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The History of Harvard's Commencement, Explained

BETTER LATE THAN NEVER

NO WRITER ATTRIBUTED

On November first Harvard is inaugurating a pension plan for its non-teaching employees, which will apply to all those men and women who have had three or more years of service with the University.

They will contribute three to four percent of their annual salaries and the University will contribute equal amounts to this sum, thus making a handsome annuity policy. In addition, those employees who have been with the University for more than nine months, will receive life insurance premiums without cost to themselves.

This admirable idea should have been put into effect several years ago, as it has long been a standing disgrace that Harvard University should have been so far behind the times on the issue of Social Security. There is little excuse for an institution as well endowed as Harvard is, comparatively speaking, to have neglected to make suitable provision for its aged and faithful employees. If the University is to continue to call itself a progressive institutions, and pride itself upon holding a place of leadership in the United States, it ought to think of such things sooner, or at least endeavor to keep abreast of the times, instead of bringing up the rear.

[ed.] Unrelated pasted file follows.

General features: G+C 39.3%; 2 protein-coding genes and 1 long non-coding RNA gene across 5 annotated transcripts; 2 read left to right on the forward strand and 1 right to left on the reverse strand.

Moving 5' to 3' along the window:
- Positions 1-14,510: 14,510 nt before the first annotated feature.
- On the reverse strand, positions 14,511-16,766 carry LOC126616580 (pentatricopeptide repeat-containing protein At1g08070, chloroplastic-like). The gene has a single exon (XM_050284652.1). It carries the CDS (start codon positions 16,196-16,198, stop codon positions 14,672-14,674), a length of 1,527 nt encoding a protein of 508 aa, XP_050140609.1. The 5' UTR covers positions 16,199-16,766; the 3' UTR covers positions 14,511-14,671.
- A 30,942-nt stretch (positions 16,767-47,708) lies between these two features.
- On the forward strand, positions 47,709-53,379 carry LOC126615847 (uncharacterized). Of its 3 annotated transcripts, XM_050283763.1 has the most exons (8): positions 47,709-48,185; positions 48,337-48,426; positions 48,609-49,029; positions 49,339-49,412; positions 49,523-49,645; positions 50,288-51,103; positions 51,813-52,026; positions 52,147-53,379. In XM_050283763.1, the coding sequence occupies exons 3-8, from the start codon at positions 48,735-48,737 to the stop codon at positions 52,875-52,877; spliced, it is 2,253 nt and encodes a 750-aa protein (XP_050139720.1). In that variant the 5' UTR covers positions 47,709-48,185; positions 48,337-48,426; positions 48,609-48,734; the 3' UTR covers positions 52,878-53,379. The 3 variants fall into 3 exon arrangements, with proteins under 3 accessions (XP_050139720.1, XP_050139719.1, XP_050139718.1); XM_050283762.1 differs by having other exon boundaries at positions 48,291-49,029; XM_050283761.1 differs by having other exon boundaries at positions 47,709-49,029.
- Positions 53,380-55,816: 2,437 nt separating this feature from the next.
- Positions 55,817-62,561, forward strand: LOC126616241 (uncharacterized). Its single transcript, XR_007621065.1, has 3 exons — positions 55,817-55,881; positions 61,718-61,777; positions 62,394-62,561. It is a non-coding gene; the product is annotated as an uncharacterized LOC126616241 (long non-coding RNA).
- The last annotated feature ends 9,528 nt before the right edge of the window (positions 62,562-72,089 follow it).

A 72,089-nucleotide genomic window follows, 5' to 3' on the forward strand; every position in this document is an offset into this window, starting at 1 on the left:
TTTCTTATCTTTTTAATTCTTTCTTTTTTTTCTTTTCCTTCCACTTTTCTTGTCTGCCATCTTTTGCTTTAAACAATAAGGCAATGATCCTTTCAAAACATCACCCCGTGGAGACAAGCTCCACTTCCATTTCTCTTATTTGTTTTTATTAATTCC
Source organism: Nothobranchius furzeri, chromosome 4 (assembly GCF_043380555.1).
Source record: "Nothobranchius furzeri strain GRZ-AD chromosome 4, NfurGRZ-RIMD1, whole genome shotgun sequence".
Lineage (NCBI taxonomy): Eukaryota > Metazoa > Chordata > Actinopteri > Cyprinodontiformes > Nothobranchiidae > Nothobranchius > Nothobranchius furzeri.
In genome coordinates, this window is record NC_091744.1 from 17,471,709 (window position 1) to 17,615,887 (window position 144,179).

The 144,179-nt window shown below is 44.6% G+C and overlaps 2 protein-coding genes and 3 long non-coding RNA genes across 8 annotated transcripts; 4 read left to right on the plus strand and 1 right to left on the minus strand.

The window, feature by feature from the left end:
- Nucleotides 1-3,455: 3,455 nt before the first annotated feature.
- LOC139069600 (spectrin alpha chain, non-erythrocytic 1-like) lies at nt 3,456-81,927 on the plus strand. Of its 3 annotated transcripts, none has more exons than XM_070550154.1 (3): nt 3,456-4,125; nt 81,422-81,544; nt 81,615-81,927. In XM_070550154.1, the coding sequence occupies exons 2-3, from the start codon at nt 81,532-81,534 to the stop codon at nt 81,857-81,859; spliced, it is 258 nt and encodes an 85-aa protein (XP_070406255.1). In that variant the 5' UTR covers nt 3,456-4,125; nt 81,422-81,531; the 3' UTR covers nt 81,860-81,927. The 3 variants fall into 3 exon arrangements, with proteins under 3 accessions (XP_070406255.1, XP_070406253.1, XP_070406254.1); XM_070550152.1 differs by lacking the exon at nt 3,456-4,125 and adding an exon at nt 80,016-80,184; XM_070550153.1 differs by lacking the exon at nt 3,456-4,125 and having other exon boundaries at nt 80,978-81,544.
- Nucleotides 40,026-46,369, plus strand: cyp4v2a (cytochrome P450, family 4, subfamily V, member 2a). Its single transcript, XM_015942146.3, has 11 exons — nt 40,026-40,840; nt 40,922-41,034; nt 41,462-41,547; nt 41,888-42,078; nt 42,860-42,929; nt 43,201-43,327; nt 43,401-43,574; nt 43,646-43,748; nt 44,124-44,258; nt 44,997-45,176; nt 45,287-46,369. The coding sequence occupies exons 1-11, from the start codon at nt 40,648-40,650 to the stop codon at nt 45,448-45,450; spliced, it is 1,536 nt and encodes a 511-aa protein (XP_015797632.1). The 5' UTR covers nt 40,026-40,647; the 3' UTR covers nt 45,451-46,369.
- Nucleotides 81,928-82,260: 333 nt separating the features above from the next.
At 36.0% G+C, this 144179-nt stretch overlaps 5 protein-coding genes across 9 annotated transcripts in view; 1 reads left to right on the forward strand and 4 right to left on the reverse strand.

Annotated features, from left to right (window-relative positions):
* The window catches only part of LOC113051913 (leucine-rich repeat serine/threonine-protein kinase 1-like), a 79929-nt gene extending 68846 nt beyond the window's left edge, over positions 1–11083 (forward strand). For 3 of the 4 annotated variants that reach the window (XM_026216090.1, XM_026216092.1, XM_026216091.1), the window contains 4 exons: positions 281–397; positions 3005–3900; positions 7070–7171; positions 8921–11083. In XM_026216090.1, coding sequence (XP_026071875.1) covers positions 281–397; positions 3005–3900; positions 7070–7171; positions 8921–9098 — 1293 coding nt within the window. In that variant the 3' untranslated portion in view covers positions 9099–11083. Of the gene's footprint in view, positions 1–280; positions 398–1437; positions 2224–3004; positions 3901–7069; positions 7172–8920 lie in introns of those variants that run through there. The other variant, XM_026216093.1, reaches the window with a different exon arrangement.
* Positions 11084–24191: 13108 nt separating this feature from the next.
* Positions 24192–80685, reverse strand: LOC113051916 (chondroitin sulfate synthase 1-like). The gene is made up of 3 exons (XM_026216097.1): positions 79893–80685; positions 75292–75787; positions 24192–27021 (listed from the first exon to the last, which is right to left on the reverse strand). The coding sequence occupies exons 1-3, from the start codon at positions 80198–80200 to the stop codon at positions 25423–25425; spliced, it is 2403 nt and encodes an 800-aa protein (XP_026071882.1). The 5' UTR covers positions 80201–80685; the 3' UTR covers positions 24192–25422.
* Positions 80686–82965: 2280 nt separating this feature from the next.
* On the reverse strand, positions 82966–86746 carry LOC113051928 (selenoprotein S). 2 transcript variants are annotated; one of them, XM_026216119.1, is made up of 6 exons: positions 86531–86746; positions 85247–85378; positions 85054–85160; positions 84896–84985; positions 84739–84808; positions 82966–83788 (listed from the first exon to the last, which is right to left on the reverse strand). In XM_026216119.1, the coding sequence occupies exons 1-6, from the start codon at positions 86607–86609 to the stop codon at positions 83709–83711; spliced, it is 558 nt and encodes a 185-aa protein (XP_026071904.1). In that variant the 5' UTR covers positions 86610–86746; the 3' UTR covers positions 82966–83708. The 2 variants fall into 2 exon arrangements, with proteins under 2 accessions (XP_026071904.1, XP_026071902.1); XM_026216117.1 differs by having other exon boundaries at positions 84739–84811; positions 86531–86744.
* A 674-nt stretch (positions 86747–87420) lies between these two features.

The Government, under the all embracing tutelage of the New Deal, has persuaded or coerced hard boiled business men of large industrial companies to adopt and conform to the Social Security Act, but Harvard should not put itself in the position where people may say, that the University put through its pension plan under pressure of public opinion.

However the present plan now adopted, is a very generous one, and it is better that it should come now than at some later time, when some newly-passed law might have forced it down the University throat.

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